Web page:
When you photograph architecture you’re telling a story. Yet, how do you capture what you feel? How do you elevate your image above a boring documentary photograph (like Uncle Ed’s trip to Italy) into an emotion-evoking piece of art?

It really boils down to thinking about the same things you do in any story-telling situation. Some great equipment helps too.

  • Use a tripod. Buildings, unlike people, don’t have muscles – so they don’t move. So you can use a lower shutter speed rather than raising the ISO. But you are human (hopefully), so don’t hand-hold your camera – use a tripod.
  • If you’re shooting a tall building, stand away from the base. Otherwise the base will look too large in comparison to the top. (Makes me think of a muffin… yum). Shooting from a higher vantage point usually helps.
  • That leads to the next thing you need to think about: your lens.
    • Use a tilt-shift lens. You can shift part of the lens itself to keep your buildings from looking distorted.  Caution: these lenses are pricey.
    • Or you may choose a wide-angle lens so you can fit the building in the frame (just be aware of distortion and its affect on the image).
    • Using a telephoto lens can compress the perspective and make your image look pretty striking.
    • A fisheye lens can also make skyscraper buildings appear as if they’re circling around the image. Very cool effect! (see image below)

  • Decide if the space around the building – the context – is important to include. For example, you’d probably want to show space around old buildings and farmhouses. The context helps the picture make sense. Otherwise people will wonder why you’re taking a picture of a random, possibly dilapidated and ugly, building.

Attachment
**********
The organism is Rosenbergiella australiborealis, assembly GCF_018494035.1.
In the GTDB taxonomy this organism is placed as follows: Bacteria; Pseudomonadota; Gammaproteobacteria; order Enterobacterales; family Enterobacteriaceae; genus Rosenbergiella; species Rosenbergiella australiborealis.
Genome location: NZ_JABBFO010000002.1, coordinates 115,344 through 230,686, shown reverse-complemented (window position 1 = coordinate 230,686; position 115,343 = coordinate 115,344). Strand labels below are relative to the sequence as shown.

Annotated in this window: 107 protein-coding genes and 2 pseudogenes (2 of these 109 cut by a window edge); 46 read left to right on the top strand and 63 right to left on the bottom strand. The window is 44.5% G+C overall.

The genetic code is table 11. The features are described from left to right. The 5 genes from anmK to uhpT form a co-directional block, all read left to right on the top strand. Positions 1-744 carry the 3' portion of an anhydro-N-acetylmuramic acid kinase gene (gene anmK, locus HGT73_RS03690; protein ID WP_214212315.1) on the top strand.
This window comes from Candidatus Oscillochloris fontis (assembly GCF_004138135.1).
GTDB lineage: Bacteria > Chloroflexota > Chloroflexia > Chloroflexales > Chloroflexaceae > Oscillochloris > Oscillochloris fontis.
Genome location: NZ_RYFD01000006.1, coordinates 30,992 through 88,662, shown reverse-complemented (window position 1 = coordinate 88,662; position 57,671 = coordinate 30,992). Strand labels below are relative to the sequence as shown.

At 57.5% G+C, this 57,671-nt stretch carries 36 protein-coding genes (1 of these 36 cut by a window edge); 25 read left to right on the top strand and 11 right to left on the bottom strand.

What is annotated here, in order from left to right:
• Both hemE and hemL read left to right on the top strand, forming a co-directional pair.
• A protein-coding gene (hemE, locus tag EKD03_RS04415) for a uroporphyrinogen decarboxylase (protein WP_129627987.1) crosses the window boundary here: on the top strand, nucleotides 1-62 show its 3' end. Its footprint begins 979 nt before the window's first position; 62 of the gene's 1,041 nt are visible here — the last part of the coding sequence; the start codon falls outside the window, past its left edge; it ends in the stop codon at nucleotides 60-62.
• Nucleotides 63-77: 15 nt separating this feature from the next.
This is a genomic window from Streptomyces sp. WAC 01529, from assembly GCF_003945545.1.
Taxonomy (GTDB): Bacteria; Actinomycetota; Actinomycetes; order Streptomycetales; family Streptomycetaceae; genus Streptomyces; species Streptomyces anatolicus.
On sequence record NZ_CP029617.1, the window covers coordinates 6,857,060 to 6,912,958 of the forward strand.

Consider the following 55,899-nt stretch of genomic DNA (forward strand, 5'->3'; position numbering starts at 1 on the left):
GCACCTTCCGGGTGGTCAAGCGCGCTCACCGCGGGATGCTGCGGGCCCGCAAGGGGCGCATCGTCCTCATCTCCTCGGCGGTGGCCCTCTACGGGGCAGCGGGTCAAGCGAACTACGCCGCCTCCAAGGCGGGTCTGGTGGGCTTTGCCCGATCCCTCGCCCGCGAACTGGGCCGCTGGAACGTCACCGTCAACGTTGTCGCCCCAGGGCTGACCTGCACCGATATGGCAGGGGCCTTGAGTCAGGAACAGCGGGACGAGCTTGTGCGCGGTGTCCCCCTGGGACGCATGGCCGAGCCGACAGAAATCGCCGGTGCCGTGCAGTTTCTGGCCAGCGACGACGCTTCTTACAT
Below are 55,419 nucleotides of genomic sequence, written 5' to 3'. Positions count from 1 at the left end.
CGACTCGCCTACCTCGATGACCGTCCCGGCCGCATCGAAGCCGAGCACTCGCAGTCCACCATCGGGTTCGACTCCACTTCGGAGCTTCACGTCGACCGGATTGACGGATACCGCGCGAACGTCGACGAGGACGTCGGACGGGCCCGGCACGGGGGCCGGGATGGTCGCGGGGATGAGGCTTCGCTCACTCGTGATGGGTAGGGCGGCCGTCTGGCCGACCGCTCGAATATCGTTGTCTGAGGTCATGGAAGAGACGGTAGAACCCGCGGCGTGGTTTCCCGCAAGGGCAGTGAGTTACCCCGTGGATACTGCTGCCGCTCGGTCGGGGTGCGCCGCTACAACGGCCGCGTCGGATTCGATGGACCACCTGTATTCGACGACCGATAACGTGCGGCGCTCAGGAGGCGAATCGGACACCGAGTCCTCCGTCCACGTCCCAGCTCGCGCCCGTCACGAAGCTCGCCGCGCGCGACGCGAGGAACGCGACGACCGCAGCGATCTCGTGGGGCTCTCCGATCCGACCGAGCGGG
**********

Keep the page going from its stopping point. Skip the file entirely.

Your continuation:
• Capture a building in different light and weather conditions to see which creates the mood you want. Shooting on an overcast day will bring out the details on the buildings.  Buildings can be even more interesting at night.
  • Think about your approach. What will tell the story you want:  straight on or at an angle?
  • Consider that staircases add drama.
  • If there’s a path to the structure, compose your image so that it will lead your viewer’s eye where you want it to go.
  • Consider elements of composition: Look for natural frames. Find repeating patterns.
  • Include people in the picture if they help tell the story.
  • Zoom in and capture details.
  • Consider HDR.
  • If you can, capture the reflection too (ponds, windows, puddles, rivers, sunglasses, etc.).
  • Go inside. The interior of a building can be just as interesting, if not more so, than the outside.

Like all types of photography, practice and talent will hopefully lead you to stunning images that make Uncle Ed green with envy (nothing a little white-balance adjustment can’t fix).